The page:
Modern tires are constructed of natural and synthetic rubber that’s mixed with other materials to enhance longevity and stability (there’s also some fabric and wiring in there for added strength). Those other materials are sometimes called “filler,” and there’s one major one: carbon black, a petroleum derivative with the usual petroleum-like environmental problems. But a new study suggests that maybe we don’t have to use carbon black. In fact, we might be able to replace it with…tomato skins and eggshells. Really.
Carbon black is a soot-like powder made from partially combusting all kinds of heavy petroleum products, like coal. Its main jobs are to reinforce the strength of rubber and to redirect heat away from it, which is an important task; rubber alone has a tendency to melt. And carbon black isn’t just sprinkled in like a dash of salt to the tire-making process; it makes up a whopping 30 percent of most tires. (Also, fun fact: carbon black – it is, obviously, pitch black in color – is the reason why all tires are black. Raw rubber is a sort of milky color, and can be dyed basically any color, which has been fun for the rubber band industry. But carbon black’s color is so deep that tires come out black no matter what.)
Using carbon black has some distinct downsides. If breathed in, it can be distinctly dangerous, though mostly, according to an NIH study, for workers who come in contact with it rather than consumers. What’s more problematic is in its production: the gathering of raw petroleum products can involve huge environmental problems with drilling and transportation, and if allowed to spread into the atmosphere, carbon black’s crazy heat-reflecting effects can make it a disturbingly effective agent as a greenhouse gas. (Albeit a short-lived one; they will only stay in the air for a few weeks before descending.)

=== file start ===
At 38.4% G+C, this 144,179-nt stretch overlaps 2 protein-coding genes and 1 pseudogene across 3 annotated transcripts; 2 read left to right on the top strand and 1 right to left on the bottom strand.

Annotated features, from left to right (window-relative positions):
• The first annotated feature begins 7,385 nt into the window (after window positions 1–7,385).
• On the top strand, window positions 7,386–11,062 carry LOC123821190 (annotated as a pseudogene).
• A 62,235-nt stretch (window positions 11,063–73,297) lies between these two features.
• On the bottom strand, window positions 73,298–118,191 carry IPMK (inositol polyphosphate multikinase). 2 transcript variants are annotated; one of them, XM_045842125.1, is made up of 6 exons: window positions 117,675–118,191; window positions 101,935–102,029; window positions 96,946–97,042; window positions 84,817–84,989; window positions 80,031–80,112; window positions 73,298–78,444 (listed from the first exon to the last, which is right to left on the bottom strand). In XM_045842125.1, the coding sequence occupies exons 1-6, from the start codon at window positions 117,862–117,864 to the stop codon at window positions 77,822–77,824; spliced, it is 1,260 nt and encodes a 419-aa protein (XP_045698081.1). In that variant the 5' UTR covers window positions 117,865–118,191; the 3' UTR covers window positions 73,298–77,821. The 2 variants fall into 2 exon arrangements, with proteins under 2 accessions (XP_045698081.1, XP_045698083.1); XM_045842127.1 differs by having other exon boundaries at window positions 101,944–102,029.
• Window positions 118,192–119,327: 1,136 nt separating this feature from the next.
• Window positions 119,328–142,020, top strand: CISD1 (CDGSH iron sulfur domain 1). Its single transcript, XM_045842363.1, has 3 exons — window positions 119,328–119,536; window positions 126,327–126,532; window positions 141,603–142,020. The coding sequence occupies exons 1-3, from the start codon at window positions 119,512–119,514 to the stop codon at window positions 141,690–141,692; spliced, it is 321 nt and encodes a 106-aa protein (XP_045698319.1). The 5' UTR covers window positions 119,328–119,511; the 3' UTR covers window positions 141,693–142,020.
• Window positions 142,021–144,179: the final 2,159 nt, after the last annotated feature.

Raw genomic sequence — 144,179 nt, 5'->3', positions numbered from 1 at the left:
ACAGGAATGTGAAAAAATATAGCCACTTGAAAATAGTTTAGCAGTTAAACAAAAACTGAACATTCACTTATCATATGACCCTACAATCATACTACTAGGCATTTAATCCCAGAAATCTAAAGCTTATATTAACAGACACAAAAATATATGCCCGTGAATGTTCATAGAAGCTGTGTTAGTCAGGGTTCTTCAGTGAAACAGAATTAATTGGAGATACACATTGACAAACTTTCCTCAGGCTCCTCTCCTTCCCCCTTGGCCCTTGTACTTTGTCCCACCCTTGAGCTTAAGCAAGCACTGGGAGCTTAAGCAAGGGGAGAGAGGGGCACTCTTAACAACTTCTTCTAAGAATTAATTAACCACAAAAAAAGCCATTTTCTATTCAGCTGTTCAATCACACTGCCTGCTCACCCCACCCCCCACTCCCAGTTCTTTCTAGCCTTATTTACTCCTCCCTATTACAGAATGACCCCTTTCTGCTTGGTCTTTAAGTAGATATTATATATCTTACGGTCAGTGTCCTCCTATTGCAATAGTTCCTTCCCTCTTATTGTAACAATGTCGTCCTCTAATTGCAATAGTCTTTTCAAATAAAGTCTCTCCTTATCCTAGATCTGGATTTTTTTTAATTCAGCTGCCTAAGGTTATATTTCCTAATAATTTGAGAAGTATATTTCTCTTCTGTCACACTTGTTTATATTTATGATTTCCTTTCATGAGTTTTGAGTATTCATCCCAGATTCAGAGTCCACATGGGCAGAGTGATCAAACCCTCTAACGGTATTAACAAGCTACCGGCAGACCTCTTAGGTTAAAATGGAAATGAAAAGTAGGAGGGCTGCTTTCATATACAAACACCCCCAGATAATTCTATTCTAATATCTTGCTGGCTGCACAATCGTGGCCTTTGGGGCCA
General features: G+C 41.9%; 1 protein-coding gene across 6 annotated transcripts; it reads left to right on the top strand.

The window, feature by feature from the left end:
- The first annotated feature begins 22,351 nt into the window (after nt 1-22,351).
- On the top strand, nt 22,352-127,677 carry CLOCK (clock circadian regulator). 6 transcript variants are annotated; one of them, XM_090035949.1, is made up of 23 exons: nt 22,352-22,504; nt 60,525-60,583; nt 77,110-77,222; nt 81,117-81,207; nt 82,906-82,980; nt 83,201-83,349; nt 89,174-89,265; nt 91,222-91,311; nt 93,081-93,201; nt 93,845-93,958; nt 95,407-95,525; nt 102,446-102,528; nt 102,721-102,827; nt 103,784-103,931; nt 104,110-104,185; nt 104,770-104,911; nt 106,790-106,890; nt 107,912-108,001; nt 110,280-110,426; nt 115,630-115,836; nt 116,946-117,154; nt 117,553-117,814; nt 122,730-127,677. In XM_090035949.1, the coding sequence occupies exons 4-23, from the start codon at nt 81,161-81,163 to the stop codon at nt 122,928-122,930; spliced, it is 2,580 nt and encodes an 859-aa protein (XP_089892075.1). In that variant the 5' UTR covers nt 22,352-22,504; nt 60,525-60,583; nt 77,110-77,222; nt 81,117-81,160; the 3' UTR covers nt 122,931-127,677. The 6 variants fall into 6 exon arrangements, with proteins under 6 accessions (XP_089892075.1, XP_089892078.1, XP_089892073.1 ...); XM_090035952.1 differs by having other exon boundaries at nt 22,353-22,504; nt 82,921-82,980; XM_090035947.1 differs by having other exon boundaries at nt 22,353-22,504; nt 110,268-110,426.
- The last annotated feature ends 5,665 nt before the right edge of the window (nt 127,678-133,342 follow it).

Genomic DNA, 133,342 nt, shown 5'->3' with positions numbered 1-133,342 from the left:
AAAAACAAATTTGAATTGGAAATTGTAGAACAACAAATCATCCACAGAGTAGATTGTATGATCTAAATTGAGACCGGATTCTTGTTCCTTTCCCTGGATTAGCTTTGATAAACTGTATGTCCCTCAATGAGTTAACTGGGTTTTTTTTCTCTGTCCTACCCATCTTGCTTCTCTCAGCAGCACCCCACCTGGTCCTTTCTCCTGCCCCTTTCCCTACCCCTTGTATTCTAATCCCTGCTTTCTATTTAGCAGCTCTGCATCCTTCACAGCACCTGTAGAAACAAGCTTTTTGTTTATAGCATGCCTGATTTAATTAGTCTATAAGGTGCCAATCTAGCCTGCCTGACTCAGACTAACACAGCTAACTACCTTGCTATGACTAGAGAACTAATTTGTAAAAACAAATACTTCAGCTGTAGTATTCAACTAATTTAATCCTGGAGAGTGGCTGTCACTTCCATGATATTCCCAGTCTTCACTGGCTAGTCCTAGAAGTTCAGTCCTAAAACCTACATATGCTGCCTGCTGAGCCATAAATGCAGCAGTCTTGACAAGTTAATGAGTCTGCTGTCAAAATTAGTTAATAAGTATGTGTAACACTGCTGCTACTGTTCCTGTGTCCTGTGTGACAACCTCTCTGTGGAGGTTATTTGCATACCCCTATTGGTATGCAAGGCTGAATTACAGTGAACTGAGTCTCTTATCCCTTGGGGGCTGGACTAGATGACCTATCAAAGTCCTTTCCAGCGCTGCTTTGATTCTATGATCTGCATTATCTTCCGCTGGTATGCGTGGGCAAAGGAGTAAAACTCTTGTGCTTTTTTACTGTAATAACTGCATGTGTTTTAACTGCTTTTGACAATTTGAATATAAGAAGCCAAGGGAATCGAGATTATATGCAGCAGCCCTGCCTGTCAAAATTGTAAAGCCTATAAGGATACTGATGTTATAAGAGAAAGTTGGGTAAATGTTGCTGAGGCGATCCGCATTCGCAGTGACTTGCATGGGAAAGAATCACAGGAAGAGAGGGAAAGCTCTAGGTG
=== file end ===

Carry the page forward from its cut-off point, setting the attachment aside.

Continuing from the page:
Researchers from Ohio State University have come up with a possible replacement that not only removes the environmental problems with carbon black, but also adds another benefit: the reuse of food waste products. Their discoveries involve using eggshells and tomato skins, which both provide their own strengths as a filler. Eggshells are generally never kept, except in small reuse projects, but tomato skins are a bit different; raw tomatoes, after all, are usually eaten with their skins. So where would all these tire-bound tomato skins come from?
The issue here comes from the generally irascible problem of shipping a tomato: being extremely delicate, growers have crossbred over and over to make a sturdier tomato. Almost 80 percent of the US’s tomato consumption involves some kind of processed tomato: tomato paste, canned tomatoes, ketchup, tomato juice. Basically none of that involves using the skin of the tomato, so growers have been free to treat the tomato’s skin as, basically, packaging. It won’t be eaten, so who cares if it tastes good? That’s led to incredibly thick, tough skins, which are discarded during processing.
The new tire filler material makes use of properties of both of these waste products: the eggshells are porous, which allows the new filler to adhere better to the rubber, and the tomato skins are extremely tolerant of high temperatures, just like carbon black. The combination of the two products does roughly the same job as carbon black. Teamwork!
And in case you’re wondering: these new food waste tires aren’t black. They are, according to the study’s release, kind of a reddish-brown.